Swedish media say threats directed at migrant youth by masked, black-clad men near Stockholm's central train station have resulted in several arrests. Police say one suspect punched an officer in the face.
The daily newspaper "Aftonbladet" reported Saturday that dozens of suspected "hooligans" linked to local soccer teams tried to accost refugees on Friday night after threatening to "punish" North African "street children."
Police confirmed that anti-migrant leaflets - handed out in Stockholm's central Norrmalmstorg square - matched a social media post claiming that "Swedish streets are no longer safe for ordinary Swedes."
The leaflet and post claimed it was up Swedes to "fix the problem."
Stockholm police spokesman Kjell Lindgren said the group of men scuffled with reinforced police units. One man was briefly arrested after punching a plainclothes officer in the face. Another man was carrying a knuckle-duster.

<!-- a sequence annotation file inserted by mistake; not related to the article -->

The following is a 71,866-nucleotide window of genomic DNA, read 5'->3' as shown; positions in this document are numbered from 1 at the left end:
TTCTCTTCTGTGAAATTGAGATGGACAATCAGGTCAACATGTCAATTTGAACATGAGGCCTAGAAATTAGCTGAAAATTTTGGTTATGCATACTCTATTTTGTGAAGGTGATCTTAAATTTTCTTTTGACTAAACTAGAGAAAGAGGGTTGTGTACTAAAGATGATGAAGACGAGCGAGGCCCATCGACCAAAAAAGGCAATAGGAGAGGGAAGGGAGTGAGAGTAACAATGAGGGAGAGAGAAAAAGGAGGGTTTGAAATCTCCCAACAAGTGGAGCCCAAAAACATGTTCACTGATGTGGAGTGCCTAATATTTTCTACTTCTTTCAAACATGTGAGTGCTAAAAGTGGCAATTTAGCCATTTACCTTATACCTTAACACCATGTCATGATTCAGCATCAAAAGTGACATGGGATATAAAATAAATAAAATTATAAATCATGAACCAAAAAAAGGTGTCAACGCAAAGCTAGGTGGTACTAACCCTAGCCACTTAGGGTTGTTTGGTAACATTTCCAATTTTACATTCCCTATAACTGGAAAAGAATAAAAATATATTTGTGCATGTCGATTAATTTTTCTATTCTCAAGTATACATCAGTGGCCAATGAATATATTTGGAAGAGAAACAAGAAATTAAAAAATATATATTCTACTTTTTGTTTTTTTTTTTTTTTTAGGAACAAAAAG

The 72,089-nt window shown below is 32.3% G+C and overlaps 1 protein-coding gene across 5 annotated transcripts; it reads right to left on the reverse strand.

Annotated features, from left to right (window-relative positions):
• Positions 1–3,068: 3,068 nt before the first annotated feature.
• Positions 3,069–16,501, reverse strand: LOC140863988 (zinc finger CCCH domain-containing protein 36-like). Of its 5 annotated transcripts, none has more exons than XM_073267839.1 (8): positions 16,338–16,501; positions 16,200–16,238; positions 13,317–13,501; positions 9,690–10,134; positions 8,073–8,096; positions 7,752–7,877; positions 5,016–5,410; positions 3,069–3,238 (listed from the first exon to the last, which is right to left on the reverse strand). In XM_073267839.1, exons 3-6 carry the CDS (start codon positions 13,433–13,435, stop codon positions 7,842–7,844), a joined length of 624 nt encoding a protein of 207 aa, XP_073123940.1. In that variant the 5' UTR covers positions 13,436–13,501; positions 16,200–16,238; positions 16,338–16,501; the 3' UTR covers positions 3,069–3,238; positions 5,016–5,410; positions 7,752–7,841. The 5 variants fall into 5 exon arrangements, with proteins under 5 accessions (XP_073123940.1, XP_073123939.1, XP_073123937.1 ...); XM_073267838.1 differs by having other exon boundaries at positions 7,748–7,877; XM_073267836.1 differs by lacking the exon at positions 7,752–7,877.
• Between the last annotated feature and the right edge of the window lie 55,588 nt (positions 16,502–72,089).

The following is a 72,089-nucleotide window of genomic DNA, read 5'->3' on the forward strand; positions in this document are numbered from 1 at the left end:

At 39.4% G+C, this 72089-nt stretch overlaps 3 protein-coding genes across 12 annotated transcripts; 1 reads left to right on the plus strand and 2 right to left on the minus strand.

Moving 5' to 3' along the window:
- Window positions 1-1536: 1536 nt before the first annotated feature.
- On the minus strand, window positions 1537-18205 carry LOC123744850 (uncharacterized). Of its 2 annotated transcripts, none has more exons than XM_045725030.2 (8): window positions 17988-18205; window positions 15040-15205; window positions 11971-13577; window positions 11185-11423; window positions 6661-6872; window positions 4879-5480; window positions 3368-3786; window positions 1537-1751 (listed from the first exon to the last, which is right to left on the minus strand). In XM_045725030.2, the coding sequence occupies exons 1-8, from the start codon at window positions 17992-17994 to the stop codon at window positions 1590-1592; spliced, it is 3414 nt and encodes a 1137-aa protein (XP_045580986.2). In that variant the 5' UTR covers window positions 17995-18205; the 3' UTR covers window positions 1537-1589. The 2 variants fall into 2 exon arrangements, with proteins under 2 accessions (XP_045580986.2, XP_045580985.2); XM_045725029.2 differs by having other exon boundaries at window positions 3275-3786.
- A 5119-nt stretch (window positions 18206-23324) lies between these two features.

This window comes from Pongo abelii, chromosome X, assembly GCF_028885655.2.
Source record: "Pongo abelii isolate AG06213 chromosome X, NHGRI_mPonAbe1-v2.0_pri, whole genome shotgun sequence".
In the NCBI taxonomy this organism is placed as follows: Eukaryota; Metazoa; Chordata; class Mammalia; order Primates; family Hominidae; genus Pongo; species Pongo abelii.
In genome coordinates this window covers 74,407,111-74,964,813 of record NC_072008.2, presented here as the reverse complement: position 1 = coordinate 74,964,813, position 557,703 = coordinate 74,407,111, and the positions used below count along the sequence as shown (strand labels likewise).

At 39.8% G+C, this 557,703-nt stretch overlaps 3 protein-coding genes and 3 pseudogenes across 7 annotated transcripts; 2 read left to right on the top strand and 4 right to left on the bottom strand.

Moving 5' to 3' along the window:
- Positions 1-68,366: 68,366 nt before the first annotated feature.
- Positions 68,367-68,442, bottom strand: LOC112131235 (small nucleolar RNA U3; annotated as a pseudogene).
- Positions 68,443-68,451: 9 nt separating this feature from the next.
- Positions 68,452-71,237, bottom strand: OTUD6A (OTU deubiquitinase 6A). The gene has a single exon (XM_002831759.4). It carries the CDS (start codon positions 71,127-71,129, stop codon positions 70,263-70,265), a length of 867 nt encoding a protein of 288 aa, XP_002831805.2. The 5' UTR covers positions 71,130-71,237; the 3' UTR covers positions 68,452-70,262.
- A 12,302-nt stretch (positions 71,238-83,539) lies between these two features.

Police had no reports that any migrant had actually been assaulted, he added.
Last Monday, a 22-year-old female caretaker at a shelter for teenage asylum seekers south of Goteborg was fatally stabbed by a 15-year-old boy. Two other teenagers restrained the attacker until police arrived.
Reversal at main destination
Sweden - a country of almost 10 million - has, along with Germany and Austria, been among the main destinations in Europe for people fleeing conflict in countries such as Syria and Iraq.
Sweden received a record 163,000 arrivals last year, in line with its previous open-door immigration policy.
A sharp drop in arrivals has occurred since temporary border controls, including photo identification checks, were introduced early this month.
A survey last week showed Sweden's governing center-left Social Democrats losing voter support, mainly because of the perception that authorities had been overwhelmed.
Prime Minister Stefan Lofven's government recently said it intended to step up deportations of persons whose applications for asylum had been rejected.
He also promised more resources for police to deal with an increased workload.
ipj/gsw (dpa, Reuters, epd, AFP)